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New Year, Newsletter
Local journalism is important, that’s why I’m starting a newsletter this year to share a weekly roundup of local stories that I find interesting (and hopefully a little original reporting).
With the new year, we have new state laws going into effect, like merging the licensure boards for Barbers and Electrolysis (do we really need those in the first place?)
However, the legislation closest to my heart would certainly be closing the loophole which Governor Cooper used in 2020 to declare a state of emergency without the concurrence of the Council of State.
Duke customers say they didn’t receive outage warnings. That was strategic, company says - News & Record
The headline pretty much says it all — are rolling blackouts just something we do now in first world countries? If only there was some clean, reliable, and safe source of energy we could build…
Speaking of rolling blackouts, the John Locke Foundation did warn us last February of the possibility.
I’ve seen a fair bit of criticism for Republican Superintendent of Public Instruction Catherine Truitt from conservative grassroots education activist circles. This time, it’s due to her response to a lawsuit by anti-CRT whistleblower Dr. David Phillips. On the plus side, Truitt was given a C grade by a News & Observer editor, so I guess it’s not all bad for her.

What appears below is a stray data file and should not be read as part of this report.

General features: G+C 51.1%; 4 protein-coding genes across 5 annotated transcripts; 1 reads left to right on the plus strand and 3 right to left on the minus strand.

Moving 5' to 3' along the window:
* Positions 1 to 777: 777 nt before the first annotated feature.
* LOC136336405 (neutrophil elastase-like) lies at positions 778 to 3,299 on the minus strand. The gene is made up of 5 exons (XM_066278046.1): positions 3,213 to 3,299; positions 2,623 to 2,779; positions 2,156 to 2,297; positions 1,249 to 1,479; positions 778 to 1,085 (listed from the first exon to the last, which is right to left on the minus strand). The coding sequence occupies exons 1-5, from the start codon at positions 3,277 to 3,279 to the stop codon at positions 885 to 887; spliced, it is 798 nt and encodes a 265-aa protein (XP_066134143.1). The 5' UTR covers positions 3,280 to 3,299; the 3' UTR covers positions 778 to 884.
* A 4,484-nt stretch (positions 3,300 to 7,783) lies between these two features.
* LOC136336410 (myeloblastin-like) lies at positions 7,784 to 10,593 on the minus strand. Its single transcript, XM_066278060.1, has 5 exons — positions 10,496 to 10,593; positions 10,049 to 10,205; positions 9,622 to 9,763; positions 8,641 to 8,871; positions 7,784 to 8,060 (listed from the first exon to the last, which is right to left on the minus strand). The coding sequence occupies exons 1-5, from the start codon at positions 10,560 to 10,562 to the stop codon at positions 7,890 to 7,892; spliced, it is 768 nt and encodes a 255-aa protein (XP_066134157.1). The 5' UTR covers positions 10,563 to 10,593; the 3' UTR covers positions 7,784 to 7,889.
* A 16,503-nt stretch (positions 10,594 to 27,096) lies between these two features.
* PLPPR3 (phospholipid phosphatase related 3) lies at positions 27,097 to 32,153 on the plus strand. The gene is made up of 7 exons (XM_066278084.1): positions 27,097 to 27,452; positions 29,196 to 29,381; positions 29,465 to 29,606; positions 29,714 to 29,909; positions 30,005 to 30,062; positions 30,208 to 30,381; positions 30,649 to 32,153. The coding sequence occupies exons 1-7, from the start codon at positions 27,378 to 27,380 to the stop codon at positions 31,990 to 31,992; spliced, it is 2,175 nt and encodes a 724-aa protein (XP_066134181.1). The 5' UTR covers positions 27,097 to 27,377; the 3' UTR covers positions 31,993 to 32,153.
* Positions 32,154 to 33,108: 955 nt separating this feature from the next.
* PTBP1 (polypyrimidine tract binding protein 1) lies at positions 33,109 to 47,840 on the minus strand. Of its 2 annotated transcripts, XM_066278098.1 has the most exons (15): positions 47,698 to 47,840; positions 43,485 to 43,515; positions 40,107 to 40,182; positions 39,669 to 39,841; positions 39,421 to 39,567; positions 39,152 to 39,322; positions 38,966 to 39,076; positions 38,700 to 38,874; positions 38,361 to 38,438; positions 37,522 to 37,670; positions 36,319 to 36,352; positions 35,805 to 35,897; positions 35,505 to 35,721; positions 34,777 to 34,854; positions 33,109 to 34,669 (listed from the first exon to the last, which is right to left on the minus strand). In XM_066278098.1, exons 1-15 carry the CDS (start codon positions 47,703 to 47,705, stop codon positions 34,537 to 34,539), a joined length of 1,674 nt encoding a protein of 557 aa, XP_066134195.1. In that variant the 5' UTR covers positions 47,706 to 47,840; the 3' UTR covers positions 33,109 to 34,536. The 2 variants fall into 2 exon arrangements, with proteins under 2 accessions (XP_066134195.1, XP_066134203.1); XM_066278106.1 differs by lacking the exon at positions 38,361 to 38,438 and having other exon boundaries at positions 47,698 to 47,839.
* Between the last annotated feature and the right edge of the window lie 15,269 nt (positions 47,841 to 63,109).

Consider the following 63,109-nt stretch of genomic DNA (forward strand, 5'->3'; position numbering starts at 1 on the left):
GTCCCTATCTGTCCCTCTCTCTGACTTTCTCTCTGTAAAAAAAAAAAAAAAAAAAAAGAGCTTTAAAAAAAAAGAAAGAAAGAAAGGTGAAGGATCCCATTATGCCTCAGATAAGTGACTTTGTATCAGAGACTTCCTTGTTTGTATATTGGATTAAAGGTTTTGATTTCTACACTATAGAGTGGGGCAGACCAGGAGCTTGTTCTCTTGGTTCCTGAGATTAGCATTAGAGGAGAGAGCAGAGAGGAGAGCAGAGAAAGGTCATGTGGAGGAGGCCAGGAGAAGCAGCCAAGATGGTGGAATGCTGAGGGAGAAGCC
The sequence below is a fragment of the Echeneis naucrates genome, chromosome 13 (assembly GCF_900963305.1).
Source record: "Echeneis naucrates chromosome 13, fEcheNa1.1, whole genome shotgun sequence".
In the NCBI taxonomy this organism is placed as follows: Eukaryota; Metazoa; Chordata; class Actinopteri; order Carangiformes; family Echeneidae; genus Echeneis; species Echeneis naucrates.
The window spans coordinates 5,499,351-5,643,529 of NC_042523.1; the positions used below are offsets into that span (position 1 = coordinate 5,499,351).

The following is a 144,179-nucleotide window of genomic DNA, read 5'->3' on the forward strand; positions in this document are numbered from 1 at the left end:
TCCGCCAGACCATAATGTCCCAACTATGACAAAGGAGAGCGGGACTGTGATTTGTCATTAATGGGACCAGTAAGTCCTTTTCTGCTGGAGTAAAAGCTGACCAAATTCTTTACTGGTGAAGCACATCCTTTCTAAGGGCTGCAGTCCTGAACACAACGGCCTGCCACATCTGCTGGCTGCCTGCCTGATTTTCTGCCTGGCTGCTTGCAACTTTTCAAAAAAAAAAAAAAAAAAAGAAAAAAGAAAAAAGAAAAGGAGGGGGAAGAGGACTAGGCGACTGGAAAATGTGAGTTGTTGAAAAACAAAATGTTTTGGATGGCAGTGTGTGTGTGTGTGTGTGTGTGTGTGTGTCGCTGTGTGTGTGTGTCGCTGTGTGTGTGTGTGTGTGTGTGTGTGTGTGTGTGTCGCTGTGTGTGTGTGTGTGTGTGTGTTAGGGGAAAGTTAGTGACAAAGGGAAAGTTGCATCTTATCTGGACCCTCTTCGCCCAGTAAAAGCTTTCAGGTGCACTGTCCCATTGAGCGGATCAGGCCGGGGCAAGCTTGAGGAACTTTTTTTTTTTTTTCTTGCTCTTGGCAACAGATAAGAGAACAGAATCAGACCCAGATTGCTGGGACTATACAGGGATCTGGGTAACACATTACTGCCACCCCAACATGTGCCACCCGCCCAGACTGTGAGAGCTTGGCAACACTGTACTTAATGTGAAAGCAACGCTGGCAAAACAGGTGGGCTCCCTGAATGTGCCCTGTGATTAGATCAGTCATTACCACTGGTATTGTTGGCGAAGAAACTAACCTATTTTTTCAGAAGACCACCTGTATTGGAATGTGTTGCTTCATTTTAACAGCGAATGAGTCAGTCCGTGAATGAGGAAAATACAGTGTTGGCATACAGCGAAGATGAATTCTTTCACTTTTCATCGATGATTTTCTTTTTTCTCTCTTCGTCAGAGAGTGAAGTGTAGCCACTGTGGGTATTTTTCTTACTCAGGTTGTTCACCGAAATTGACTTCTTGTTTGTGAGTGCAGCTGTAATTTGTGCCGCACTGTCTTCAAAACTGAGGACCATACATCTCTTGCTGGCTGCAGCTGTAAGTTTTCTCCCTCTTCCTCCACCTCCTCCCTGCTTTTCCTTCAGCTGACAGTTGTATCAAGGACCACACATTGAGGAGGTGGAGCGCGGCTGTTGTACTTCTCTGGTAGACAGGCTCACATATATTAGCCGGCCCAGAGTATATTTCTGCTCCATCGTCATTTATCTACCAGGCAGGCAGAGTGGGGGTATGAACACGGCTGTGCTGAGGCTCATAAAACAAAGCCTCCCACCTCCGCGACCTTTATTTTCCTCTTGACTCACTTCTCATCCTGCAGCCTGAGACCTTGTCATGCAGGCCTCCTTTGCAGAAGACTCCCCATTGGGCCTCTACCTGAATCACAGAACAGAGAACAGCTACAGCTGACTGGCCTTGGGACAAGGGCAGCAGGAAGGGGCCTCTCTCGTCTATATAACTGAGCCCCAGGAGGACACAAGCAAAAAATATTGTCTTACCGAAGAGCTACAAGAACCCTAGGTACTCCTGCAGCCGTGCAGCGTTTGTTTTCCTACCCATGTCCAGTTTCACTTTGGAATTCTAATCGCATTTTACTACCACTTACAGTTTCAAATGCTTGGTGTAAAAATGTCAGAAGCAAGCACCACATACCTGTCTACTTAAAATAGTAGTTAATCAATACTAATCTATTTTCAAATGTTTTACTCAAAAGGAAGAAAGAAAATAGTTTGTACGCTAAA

Special Mention: Here's how the violent Jan 6, 2021 attack on US Capitol changed NC election process and communities - ABC11
For the 2nd anniversary of the Capitol riot, we get another mainstream media story citing Wake County Election Manager Gary Sims as a primary source in a piece lumping together bipartisan political activists with stalkers and rioters as a threat to democracy. Perhaps ABC11 should consider covering the lawsuit against Sims and the Wake County Board of Elections by a Democrat election integrity activist who Sims attempted to ban from public board meetings?
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